Monday, October 10, 2016


The Lincoln cabinet as pictured by the pro-slavery press in 1864; drawing by John Cameron, via Wikipedia.
When WikiLeaks sends out a new document dump on a Friday evening, also known as the "death slot" because it's where you make a news release when you're hoping nobody will read it, that could be a sign that the organization doesn't have a lot of confidence in the news value of the material.

That seems to be the case with this latest dump released Friday night (shortly after the Access Hollywood pussy-grabbing video, I think), featuring emails presumably hacked by Russian intelligence personnel and associated with John Podesta, chairman of the 2016 Hillary Clinton presidential campaign (and not, contrary to Julian Assange, in "control" of the Podesta Group lobbying firm, which he co-founded with his brother Tony in 1988 but hasn't been involved in for years). There isn't a whole lot of thereness there.

The centerpiece of the thing is a document apparently collated by or under the direction of Tony Carrk, research director of Hillary For America, in 2015 during the Democratic primary campaign, consisting of passages from some of those 2013 paid speeches of which the transcripts have never been released, though the Sanders forces kept demanding it. The excerpts flag moments that might look to the left opposition like evidence that she's in cahoots with the forces of corporate evil: telling the banksters, in particular, what she really thinks while publicly telling all us liberals she's one of us, so it looks as if the campaign gathered them as part of the process, maybe, of deciding whether to release them or not—how damaging would it be? Or maybe of preparing for the storm that would follow after they were released; each passage contains some phrase or clause that could be pulled out of the context to make it seem as if she was revealing some horrible secret plan to her audience, and there's a helpful headline telling the reader how opponents will read it (could be the headlines were supplied by the hackers, though):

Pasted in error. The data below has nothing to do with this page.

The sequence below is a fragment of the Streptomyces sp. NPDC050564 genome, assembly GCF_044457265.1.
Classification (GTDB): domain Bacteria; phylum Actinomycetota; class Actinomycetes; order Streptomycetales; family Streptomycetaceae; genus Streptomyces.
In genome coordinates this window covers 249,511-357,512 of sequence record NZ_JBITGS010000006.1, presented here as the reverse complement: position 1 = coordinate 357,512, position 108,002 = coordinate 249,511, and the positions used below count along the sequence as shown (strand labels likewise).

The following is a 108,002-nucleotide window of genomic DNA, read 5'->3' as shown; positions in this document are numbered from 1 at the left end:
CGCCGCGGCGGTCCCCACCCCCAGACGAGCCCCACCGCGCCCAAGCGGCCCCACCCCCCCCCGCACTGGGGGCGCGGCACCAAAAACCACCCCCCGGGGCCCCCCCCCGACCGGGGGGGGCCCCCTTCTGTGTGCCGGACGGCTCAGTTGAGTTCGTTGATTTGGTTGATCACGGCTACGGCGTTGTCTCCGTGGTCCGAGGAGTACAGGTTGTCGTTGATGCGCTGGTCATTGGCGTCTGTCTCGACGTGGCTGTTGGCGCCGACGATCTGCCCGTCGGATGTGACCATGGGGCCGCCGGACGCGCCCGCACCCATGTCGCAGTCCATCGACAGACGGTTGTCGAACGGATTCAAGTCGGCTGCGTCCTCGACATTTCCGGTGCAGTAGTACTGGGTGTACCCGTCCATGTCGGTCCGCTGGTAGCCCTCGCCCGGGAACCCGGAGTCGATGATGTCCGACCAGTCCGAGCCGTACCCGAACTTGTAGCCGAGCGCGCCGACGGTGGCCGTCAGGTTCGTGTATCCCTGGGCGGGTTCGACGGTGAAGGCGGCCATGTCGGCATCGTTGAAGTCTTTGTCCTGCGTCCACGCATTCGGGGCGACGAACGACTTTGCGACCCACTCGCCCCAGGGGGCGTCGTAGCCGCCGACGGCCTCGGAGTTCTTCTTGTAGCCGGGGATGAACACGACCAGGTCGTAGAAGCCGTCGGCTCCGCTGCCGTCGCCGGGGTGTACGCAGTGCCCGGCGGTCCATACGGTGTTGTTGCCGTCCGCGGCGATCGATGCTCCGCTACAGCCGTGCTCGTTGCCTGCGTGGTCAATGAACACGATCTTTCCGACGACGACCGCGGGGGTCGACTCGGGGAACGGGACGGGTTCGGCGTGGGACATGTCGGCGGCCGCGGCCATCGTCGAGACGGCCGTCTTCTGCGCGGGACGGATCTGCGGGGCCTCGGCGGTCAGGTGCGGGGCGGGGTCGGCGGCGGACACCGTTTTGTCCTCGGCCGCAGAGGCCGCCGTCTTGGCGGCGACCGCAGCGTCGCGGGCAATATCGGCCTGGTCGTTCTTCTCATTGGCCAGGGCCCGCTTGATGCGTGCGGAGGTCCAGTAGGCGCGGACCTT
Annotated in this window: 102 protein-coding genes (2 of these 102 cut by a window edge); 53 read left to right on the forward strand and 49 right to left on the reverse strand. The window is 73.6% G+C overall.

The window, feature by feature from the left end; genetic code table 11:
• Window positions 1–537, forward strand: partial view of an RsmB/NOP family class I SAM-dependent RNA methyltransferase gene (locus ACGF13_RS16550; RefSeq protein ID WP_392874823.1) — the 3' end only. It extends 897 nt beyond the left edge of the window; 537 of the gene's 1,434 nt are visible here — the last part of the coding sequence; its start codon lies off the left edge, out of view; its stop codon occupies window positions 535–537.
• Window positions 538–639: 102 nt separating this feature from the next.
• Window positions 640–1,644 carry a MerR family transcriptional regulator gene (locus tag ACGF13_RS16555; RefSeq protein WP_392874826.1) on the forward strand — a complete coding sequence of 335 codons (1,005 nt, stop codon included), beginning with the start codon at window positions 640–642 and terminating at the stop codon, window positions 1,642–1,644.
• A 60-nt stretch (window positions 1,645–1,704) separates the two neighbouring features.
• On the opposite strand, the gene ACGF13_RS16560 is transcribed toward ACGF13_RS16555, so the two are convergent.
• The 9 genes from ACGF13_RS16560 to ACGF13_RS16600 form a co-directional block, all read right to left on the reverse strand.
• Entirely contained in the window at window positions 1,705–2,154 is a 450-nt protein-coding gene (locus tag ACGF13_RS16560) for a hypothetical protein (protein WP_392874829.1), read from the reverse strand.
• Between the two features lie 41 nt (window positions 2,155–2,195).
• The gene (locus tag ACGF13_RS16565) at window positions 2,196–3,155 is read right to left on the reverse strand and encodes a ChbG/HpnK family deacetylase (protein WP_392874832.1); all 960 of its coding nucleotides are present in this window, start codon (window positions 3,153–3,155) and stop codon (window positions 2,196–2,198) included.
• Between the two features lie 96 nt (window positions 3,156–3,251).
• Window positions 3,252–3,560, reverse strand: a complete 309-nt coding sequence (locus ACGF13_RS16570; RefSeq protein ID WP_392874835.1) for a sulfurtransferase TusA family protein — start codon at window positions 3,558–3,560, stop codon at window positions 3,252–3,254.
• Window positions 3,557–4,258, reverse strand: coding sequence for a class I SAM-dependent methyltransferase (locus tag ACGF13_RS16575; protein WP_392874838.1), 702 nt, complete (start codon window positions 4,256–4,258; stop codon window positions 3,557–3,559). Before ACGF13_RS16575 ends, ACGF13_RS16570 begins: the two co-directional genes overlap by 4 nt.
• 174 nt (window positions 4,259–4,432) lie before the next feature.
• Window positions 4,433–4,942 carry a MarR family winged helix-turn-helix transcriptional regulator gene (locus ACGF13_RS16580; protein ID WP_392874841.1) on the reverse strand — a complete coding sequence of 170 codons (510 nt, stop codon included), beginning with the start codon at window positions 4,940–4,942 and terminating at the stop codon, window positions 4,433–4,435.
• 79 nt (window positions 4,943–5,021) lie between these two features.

And so on.

It looks as if the media have focused on the headlines and not read the actual excerpts, just as the campaign must have feared they would. For example on the second one above, Martha Raddatz in last night's debate:

RADDATZ: Thank you, Mr. Trump. I want to move on. This next question from the public through the Bipartisan Open Debate Coalition’s online forum, where Americans submitted questions that generated millions of votes. This question involves WikiLeaks release of purported excerpts of Secretary Clinton’s paid speeches, which she has refused to release, and one line in particular, in which you, Secretary Clinton, purportedly say you need both a public and private position on certain issues. So, Tu (ph), from Virginia asks, is it OK for politicians to be two-faced? Is it acceptable for a politician to have a private stance on issues? Secretary Clinton, your two minutes.
CLINTON: Well, right. As I recall, that was something I said about Abraham Lincoln after having seen the wonderful Steven Spielberg movie called “Lincoln.” It was a master class watching President Lincoln get the Congress to approve the 13th Amendment. It was principled, and it was strategic.
And I was making the point that it is hard sometimes to get the Congress to do what you want to do and you have to keep working at it. And, yes, President Lincoln was trying to convince some people, he used some arguments, convincing other people, he used other arguments. That was a great — I thought a great display of presidential leadership.
"As she recalls" is good. She's gone back and studied it, clearly, or else has an even better memory than I imagined. What she said in the speech (at a conference of the National Multi-Family Housing Council, a trade association of "apartment industry" interests, including ownership , development, management, and financing):